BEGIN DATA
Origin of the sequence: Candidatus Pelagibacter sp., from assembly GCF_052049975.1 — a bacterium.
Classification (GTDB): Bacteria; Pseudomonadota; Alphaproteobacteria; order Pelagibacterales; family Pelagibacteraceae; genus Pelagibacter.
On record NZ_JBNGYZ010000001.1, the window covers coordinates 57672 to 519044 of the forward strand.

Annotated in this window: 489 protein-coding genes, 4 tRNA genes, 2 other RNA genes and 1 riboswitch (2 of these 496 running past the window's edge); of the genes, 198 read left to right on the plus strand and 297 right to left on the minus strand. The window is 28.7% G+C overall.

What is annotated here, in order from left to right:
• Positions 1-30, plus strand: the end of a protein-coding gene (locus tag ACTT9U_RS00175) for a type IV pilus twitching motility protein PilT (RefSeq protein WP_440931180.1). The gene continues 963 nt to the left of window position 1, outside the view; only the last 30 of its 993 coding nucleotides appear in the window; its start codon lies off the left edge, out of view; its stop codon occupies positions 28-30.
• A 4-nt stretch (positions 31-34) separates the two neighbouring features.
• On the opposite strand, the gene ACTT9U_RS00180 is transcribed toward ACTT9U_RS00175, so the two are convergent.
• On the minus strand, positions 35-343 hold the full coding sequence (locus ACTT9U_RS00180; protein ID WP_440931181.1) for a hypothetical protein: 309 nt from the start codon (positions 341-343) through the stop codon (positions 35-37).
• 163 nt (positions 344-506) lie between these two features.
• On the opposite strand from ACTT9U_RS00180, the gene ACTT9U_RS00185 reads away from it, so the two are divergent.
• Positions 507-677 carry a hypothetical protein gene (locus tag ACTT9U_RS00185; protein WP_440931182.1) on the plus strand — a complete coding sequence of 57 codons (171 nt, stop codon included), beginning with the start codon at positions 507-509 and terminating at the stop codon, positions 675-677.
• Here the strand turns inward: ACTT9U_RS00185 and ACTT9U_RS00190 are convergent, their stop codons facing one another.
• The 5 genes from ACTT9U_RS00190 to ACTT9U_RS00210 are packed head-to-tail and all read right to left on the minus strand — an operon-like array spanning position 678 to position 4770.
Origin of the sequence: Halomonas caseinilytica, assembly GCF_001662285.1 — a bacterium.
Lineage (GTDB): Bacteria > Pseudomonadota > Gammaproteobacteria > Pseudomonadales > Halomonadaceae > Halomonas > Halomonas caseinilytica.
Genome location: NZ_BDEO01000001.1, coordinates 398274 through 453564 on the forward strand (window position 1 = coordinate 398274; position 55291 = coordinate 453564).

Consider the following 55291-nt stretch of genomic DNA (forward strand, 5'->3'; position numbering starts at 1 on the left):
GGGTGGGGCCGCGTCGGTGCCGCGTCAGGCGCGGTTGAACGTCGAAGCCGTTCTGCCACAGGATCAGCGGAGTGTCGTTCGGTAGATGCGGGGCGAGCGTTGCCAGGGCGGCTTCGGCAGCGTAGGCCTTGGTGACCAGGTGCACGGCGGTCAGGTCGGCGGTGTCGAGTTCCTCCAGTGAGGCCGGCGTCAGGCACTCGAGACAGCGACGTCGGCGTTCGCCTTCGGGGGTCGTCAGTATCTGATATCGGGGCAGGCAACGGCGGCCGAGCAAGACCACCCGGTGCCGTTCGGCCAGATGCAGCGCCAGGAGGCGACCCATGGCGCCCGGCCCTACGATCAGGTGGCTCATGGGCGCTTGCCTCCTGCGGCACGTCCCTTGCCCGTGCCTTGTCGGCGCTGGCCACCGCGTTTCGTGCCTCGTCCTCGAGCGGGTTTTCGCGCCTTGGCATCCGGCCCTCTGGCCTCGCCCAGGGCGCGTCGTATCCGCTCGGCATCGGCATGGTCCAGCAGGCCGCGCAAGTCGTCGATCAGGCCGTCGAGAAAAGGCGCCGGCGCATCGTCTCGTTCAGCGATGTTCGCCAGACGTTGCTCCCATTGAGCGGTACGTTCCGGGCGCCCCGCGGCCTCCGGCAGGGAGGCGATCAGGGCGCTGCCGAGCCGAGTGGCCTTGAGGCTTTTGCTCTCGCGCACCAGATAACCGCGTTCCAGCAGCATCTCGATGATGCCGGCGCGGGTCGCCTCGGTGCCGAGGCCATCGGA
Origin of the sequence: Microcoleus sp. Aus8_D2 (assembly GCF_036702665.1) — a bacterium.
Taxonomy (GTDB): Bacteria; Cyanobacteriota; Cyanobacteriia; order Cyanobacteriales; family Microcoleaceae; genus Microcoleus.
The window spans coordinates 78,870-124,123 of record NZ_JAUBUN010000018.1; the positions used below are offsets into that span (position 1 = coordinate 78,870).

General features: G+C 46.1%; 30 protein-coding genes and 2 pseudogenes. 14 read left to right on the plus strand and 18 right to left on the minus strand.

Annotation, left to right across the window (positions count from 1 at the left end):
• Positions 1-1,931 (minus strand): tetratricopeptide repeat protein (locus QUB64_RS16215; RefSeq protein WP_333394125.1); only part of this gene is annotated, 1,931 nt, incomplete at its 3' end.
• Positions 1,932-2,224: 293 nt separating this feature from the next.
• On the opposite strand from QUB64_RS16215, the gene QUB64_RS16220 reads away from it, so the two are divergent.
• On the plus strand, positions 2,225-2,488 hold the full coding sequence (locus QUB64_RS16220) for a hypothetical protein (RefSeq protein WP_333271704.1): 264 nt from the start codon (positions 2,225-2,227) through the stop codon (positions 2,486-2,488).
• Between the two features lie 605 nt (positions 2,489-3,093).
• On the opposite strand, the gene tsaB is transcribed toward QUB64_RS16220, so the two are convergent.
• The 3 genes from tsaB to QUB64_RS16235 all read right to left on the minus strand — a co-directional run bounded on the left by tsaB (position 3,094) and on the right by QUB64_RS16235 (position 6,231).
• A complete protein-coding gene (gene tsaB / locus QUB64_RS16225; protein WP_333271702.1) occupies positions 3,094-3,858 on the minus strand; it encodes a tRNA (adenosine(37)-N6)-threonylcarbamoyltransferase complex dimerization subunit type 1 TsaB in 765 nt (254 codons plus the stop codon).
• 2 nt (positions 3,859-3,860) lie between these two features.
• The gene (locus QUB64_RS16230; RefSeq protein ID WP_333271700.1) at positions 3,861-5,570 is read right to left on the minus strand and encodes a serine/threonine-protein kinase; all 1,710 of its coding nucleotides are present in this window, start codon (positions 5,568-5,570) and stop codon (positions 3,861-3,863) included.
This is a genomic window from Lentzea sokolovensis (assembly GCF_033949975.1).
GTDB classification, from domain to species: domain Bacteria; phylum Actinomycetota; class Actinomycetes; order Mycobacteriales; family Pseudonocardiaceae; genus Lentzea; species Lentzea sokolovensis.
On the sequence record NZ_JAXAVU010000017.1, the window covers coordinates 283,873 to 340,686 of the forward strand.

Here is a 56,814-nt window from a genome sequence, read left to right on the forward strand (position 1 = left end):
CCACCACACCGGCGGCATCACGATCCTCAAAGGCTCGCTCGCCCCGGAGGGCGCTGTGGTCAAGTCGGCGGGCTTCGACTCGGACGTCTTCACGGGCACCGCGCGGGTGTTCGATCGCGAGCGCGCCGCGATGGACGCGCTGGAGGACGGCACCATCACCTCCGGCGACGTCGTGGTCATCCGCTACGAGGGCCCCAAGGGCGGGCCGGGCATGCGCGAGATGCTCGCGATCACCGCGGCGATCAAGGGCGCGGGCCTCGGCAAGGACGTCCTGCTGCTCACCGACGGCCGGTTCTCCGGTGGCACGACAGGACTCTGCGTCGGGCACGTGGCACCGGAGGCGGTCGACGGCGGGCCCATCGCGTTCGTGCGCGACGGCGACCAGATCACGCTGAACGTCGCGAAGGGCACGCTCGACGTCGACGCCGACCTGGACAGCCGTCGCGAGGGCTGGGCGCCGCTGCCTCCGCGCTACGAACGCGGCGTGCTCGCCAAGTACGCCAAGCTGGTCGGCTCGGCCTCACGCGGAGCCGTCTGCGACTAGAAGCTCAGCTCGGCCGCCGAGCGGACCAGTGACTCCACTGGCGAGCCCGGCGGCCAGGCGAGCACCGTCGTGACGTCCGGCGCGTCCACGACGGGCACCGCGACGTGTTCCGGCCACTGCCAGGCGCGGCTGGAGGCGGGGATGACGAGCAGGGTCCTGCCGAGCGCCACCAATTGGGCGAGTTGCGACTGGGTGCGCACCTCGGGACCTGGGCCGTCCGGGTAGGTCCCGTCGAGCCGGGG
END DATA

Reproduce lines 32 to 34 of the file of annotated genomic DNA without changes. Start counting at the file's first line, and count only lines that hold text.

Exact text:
• A complete protein-coding gene (gene tsaB / locus QUB64_RS16225; protein WP_333271702.1) occupies positions 3,094-3,858 on the minus strand; it encodes a tRNA (adenosine(37)-N6)-threonylcarbamoyltransferase complex dimerization subunit type 1 TsaB in 765 nt (254 codons plus the stop codon).
• 2 nt (positions 3,859-3,860) lie between these two features.
• The gene (locus QUB64_RS16230; RefSeq protein ID WP_333271700.1) at positions 3,861-5,570 is read right to left on the minus strand and encodes a serine/threonine-protein kinase; all 1,710 of its coding nucleotides are present in this window, start codon (positions 5,568-5,570) and stop codon (positions 3,861-3,863) included.